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What Are the Main Causes of Under-Eye Bags?

By: Dan Ketchum , Reviewed By: Dr. Emmy Graber

woman with fingers near her eyes

Your face tells a story. Whether it's a touch of color that says "I've been at the beach all day," or under-eye bags that reflect late nights and high stress. While under-eye puffiness is largely hereditary, you can help deflate their appearance with healthful lifestyle changes and some simple additions to your skin care routine.

Core Issues


With time and age, the ligaments underneath your eyes begin to weaken. This causes fatty tissue behind the ligaments to fall forward, giving the area under your eyes a sagging, baggy or bulging appearance. While heredity certainly plays a role here, sleep and stress are also core contributors. Because your circulatory system works more slowly during sleep, excess fluid collects beneath the eyes. With less sleep, or more stress, the body doesn't flush out this extra fluid as efficiently as it normally does, leading to puffy eyes.

Lifestyle Causes


In addition to the big issues of sleep and stress, factors such as hormonal imbalances and irritating food or dust allergies can lead to puffy under-eye bags, as can smoking cigarettes or excessive caffeine intake. Health problems including sinus infections, kidney and thyroid issues, and iron deficiency may also cause bags under the eyes. Consult your doctor if these issues apply to you. When the root cause is treated, your eyes should return to normal.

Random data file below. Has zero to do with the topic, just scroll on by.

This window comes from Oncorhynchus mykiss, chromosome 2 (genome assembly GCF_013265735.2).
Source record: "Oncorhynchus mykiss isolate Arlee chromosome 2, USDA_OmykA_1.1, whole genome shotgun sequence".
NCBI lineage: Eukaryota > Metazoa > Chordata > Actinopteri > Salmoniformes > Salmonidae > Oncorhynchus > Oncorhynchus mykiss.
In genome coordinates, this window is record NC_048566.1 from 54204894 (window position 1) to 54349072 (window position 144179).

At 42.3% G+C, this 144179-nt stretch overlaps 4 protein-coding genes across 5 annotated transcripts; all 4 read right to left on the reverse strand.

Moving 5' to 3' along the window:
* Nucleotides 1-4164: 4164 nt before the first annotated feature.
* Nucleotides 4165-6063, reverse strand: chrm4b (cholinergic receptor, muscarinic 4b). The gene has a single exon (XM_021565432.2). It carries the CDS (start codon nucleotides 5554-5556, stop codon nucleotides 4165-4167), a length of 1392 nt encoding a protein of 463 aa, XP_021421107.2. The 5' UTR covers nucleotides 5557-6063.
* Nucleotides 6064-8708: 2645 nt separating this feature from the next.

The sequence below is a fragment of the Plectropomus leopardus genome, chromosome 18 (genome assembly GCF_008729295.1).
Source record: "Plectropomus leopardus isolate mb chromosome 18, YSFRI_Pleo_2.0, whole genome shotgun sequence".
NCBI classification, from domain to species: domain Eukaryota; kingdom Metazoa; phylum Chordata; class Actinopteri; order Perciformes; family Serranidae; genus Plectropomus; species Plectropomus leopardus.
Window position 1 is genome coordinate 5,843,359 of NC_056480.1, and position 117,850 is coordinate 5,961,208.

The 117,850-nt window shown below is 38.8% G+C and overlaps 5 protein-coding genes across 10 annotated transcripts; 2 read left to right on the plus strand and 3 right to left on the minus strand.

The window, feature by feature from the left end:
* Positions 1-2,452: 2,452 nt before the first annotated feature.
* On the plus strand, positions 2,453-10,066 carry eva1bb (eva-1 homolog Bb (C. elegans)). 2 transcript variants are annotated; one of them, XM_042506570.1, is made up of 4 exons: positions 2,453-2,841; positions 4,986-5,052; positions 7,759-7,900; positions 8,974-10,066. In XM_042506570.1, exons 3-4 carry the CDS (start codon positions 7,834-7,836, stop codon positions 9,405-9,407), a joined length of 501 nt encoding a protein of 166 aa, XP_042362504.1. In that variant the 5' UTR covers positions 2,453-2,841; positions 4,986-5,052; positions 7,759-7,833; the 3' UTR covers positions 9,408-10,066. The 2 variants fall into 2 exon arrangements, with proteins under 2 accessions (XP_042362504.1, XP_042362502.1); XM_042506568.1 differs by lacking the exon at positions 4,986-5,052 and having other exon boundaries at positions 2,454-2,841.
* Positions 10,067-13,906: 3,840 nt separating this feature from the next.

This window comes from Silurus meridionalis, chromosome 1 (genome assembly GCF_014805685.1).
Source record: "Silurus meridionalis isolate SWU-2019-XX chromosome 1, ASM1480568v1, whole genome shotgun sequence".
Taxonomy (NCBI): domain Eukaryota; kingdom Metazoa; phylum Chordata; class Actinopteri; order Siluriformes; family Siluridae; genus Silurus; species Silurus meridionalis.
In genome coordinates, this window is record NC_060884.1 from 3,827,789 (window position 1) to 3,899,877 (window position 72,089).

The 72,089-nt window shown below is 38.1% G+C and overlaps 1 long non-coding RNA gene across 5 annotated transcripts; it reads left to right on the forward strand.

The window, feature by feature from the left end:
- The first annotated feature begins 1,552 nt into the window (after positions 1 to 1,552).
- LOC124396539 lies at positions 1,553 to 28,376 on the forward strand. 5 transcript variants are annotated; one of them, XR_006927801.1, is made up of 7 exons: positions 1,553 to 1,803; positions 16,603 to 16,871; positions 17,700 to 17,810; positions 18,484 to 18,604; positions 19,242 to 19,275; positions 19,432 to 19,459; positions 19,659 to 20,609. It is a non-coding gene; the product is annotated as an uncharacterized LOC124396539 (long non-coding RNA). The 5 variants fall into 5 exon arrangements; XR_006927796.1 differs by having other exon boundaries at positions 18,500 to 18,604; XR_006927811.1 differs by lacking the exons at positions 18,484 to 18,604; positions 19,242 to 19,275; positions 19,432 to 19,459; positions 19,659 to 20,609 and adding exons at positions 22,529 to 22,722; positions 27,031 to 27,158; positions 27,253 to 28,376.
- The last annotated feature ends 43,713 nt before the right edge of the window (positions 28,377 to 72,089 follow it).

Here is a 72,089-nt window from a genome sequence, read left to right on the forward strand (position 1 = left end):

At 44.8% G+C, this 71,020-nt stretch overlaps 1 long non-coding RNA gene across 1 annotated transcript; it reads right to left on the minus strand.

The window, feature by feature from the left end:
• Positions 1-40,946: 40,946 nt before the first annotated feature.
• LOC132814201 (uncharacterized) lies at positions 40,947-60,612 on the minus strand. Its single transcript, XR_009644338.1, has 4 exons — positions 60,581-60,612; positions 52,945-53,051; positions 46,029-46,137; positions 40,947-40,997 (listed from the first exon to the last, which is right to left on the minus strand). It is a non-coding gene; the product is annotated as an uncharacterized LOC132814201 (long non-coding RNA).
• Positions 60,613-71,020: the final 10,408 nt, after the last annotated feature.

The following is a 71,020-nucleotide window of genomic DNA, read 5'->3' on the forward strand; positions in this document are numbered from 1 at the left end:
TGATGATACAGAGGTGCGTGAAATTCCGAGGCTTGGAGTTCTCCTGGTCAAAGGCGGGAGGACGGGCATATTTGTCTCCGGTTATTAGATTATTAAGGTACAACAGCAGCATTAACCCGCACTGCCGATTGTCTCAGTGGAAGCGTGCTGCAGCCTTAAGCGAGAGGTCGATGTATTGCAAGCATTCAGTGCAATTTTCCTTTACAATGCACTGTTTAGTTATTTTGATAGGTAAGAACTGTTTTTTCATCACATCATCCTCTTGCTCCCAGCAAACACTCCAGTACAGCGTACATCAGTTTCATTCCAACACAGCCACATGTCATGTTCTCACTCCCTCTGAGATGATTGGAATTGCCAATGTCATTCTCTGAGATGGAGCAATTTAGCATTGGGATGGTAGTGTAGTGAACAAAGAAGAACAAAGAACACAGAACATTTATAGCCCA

Unexpected Culprits


Skipping shuteye isn't the only eye-bag offender. Staring at a computer all day and backlit mobile screen by night could be straining your eyes significantly. All this eye strain can lead to squinting and therefore under-eye wrinkling and puffiness. Creating better nighttime rituals should also include proper makeup removal. While waking up with perfect eyeliner sounds appealing, removing your eye-makeup is just as important as cleansing your face before bed. Hitting the hay with mascara and the like can make your eyes water and lead to morning-after puffiness. Sleeping in eye makeup repeatedly can also clog the tiny hair follicles and oil glands on your eyelids—resulting in bacteria buildup and inflammation.

Keys to Prevention


To encourage healthy circulation and reduce bag-causing fluid buildup, aim for eight hours of sleep each night. Sleeping with your head elevated helps the cause, as well. Avoid puffiness-inducing food and drinks such as alcohol and salt. Tasty as they may be, these foods encourage fluid retention, which in turn encourages under-eye bags. Similarly, cut back on the vices of smoking and rubbing your eyes if you want a smoother under-eye area.

Here's how to treat dark under-eye circles based on what's causing them.

This article has been reviewed by board-certified dermatologist Dr. Emmy Graber.

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